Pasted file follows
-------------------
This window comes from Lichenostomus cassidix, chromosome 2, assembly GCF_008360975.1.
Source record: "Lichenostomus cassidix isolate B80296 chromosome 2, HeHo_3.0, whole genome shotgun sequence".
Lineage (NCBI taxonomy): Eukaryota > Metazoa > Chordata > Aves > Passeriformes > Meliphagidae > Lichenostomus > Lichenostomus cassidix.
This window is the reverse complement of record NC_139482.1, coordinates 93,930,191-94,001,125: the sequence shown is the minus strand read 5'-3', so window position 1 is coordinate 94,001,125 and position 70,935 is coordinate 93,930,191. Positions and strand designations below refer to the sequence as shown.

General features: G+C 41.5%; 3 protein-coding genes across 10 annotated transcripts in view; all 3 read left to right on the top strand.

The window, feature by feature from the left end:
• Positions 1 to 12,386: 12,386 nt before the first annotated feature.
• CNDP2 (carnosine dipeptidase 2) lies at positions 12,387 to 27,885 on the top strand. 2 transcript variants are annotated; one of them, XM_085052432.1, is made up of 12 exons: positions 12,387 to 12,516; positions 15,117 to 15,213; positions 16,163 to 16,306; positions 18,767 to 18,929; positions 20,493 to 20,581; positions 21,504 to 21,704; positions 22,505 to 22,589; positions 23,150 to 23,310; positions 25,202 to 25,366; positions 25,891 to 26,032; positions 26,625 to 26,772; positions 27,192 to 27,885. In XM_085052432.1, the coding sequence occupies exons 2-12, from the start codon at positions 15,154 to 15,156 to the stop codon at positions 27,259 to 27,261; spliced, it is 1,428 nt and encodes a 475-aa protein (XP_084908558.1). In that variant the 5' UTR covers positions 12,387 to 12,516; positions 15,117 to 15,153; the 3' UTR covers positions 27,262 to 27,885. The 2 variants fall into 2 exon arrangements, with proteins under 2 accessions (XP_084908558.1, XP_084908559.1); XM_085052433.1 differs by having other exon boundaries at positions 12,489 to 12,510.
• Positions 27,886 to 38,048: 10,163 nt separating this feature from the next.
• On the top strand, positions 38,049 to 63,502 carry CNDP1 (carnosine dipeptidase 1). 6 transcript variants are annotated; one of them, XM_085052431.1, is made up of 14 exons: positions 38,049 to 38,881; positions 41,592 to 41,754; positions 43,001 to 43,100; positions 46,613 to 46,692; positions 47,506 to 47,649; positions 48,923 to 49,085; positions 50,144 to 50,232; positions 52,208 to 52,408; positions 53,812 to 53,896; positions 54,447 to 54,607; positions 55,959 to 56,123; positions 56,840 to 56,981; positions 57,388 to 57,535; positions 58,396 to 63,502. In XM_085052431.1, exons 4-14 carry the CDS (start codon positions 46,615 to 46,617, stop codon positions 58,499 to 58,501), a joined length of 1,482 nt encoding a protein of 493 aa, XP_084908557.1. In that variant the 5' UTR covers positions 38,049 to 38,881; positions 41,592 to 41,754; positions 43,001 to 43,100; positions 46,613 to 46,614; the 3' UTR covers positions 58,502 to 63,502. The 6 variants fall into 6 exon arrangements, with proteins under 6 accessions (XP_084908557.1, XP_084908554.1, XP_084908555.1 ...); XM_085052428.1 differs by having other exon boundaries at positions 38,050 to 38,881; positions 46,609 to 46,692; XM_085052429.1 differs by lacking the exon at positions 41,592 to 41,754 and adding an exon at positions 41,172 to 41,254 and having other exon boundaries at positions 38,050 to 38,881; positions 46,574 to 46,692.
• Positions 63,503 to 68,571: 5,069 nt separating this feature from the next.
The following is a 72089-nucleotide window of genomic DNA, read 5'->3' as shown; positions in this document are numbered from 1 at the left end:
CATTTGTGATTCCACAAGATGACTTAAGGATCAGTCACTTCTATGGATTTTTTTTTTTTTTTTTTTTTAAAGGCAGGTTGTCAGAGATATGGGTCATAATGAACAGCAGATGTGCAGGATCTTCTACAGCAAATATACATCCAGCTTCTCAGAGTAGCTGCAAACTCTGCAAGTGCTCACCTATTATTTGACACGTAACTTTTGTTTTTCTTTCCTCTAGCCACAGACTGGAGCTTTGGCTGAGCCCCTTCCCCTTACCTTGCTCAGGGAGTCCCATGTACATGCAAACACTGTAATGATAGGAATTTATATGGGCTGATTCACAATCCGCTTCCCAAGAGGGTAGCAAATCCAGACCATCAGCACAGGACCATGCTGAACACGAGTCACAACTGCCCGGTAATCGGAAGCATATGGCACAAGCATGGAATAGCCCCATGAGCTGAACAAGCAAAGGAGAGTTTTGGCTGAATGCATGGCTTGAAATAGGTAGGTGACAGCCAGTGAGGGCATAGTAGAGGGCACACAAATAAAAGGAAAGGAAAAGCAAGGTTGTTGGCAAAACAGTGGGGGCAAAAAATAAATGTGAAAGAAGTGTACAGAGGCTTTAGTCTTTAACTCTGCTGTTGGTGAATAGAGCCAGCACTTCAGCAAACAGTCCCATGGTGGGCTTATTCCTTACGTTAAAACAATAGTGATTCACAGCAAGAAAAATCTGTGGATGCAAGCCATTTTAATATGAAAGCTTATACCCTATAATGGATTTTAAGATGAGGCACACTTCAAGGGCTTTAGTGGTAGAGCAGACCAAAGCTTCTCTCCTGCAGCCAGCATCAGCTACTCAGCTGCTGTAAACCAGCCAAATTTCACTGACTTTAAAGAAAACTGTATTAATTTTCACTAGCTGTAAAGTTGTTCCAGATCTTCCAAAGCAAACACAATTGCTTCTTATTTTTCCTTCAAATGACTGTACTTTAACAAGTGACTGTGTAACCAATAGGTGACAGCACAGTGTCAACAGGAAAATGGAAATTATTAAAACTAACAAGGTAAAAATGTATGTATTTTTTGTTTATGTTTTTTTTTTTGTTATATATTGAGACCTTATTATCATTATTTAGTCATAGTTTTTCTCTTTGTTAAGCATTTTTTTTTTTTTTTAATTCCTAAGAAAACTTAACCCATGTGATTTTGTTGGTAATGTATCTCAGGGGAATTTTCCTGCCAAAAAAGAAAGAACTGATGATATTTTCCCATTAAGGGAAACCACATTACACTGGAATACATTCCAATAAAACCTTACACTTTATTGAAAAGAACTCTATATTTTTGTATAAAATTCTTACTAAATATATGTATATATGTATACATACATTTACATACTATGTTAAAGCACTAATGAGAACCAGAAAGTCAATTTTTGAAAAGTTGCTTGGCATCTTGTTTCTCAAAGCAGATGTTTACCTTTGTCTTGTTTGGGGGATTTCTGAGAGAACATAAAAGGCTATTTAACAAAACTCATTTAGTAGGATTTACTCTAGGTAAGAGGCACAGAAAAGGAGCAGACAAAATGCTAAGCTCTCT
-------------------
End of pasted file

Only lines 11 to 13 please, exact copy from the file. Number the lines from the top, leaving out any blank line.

• Positions 63,503 to 68,571: 5,069 nt separating this feature from the next.
The following is a 72089-nucleotide window of genomic DNA, read 5'->3' as shown; positions in this document are numbered from 1 at the left end:
CATTTGTGATTCCACAAGATGACTTAAGGATCAGTCACTTCTATGGATTTTTTTTTTTTTTTTTTTTTAAAGGCAGGTTGTCAGAGATATGGGTCATAATGAACAGCAGATGTGCAGGATCTTCTACAGCAAATATACATCCAGCTTCTCAGAGTAGCTGCAAACTCTGCAAGTGCTCACCTATTATTTGACACGTAACTTTTGTTTTTCTTTCCTCTAGCCACAGACTGGAGCTTTGGCTGAGCCCCTTCCCCTTACCTTGCTCAGGGAGTCCCATGTACATGCAAACACTGTAATGATAGGAATTTATATGGGCTGATTCACAATCCGCTTCCCAAGAGGGTAGCAAATCCAGACCATCAGCACAGGACCATGCTGAACACGAGTCACAACTGCCCGGTAATCGGAAGCATATGGCACAAGCATGGAATAGCCCCATGAGCTGAACAAGCAAAGGAGAGTTTTGGCTGAATGCATGGCTTGAAATAGGTAGGTGACAGCCAGTGAGGGCATAGTAGAGGGCACACAAATAAAAGGAAAGGAAAAGCAAGGTTGTTGGCAAAACAGTGGGGGCAAAAAATAAATGTGAAAGAAGTGTACAGAGGCTTTAGTCTTTAACTCTGCTGTTGGTGAATAGAGCCAGCACTTCAGCAAACAGTCCCATGGTGGGCTTATTCCTTACGTTAAAACAATAGTGATTCACAGCAAGAAAAATCTGTGGATGCAAGCCATTTTAATATGAAAGCTTATACCCTATAATGGATTTTAAGATGAGGCACACTTCAAGGGCTTTAGTGGTAGAGCAGACCAAAGCTTCTCTCCTGCAGCCAGCATCAGCTACTCAGCTGCTGTAAACCAGCCAAATTTCACTGACTTTAAAGAAAACTGTATTAATTTTCACTAGCTGTAAAGTTGTTCCAGATCTTCCAAAGCAAACACAATTGCTTCTTATTTTTCCTTCAAATGACTGTACTTTAACAAGTGACTGTGTAACCAATAGGTGACAGCACAGTGTCAACAGGAAAATGGAAATTATTAAAACTAACAAGGTAAAAATGTATGTATTTTTTGTTTATGTTTTTTTTTTTGTTATATATTGAGACCTTATTATCATTATTTAGTCATAGTTTTTCTCTTTGTTAAGCATTTTTTTTTTTTTTTAATTCCTAAGAAAACTTAACCCATGTGATTTTGTTGGTAATGTATCTCAGGGGAATTTTCCTGCCAAAAAAGAAAGAACTGATGATATTTTCCCATTAAGGGAAACCACATTACACTGGAATACATTCCAATAAAACCTTACACTTTATTGAAAAGAACTCTATATTTTTGTATAAAATTCTTACTAAATATATGTATATATGTATACATACATTTACATACTATGTTAAAGCACTAATGAGAACCAGAAAGTCAATTTTTGAAAAGTTGCTTGGCATCTTGTTTCTCAAAGCAGATGTTTACCTTTGTCTTGTTTGGGGGATTTCTGAGAGAACATAAAAGGCTATTTAACAAAACTCATTTAGTAGGATTTACTCTAGGTAAGAGGCACAGAAAAGGAGCAGACAAAATGCTAAGCTCTCT